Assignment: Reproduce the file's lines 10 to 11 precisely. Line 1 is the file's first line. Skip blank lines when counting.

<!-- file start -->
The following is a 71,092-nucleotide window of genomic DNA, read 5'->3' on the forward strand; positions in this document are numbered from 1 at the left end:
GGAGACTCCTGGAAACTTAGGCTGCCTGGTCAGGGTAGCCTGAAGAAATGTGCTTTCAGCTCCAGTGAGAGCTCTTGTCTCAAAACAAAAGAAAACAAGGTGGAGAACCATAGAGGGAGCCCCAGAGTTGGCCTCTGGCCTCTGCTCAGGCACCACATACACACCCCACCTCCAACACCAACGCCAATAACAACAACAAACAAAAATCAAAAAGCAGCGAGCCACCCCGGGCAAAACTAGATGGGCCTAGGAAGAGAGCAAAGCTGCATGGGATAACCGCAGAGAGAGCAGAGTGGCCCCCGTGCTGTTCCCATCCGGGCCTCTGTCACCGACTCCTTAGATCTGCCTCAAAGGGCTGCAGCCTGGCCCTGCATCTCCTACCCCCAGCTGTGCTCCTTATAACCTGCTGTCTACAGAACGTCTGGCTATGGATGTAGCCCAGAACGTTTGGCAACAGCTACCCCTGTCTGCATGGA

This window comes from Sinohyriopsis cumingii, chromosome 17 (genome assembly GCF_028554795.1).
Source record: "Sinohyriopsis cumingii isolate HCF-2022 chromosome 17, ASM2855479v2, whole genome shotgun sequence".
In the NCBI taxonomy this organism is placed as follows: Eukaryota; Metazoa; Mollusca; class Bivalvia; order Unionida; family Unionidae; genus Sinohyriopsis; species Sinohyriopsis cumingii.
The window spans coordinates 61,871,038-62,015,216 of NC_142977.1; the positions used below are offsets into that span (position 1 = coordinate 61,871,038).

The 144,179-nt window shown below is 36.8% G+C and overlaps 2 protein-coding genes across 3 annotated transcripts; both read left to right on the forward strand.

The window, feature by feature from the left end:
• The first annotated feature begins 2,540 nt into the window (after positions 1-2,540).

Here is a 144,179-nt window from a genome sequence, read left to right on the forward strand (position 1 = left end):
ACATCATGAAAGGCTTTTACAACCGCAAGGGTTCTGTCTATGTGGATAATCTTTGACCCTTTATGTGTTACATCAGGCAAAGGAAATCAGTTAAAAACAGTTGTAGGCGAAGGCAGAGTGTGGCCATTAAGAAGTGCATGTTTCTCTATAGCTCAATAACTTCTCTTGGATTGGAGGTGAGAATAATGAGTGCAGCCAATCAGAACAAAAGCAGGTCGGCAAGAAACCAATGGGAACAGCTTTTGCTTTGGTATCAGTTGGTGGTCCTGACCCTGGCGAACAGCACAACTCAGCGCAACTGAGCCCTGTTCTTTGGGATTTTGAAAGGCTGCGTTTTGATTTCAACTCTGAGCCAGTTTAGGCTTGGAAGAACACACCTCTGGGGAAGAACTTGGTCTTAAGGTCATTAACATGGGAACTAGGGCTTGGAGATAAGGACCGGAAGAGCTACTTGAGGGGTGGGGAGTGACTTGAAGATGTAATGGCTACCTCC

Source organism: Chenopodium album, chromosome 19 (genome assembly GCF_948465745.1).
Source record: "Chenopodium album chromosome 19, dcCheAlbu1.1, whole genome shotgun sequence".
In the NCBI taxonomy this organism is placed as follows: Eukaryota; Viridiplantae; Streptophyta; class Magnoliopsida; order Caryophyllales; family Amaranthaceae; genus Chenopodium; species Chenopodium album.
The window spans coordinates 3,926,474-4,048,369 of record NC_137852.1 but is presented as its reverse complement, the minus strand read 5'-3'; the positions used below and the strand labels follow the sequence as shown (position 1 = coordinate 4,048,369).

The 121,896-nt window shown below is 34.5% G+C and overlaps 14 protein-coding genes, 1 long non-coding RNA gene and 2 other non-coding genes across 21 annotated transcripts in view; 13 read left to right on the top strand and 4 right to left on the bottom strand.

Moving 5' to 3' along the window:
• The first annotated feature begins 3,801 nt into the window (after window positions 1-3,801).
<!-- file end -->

Here is a 144,179-nt window from a genome sequence, read left to right on the forward strand (position 1 = left end):
ACATCATGAAAGGCTTTTACAACCGCAAGGGTTCTGTCTATGTGGATAATCTTTGACCCTTTATGTGTTACATCAGGCAAAGGAAATCAGTTAAAAACAGTTGTAGGCGAAGGCAGAGTGTGGCCATTAAGAAGTGCATGTTTCTCTATAGCTCAATAACTTCTCTTGGATTGGAGGTGAGAATAATGAGTGCAGCCAATCAGAACAAAAGCAGGTCGGCAAGAAACCAATGGGAACAGCTTTTGCTTTGGTATCAGTTGGTGGTCCTGACCCTGGCGAACAGCACAACTCAGCGCAACTGAGCCCTGTTCTTTGGGATTTTGAAAGGCTGCGTTTTGATTTCAACTCTGAGCCAGTTTAGGCTTGGAAGAACACACCTCTGGGGAAGAACTTGGTCTTAAGGTCATTAACATGGGAACTAGGGCTTGGAGATAAGGACCGGAAGAGCTACTTGAGGGGTGGGGAGTGACTTGAAGATGTAATGGCTACCTCC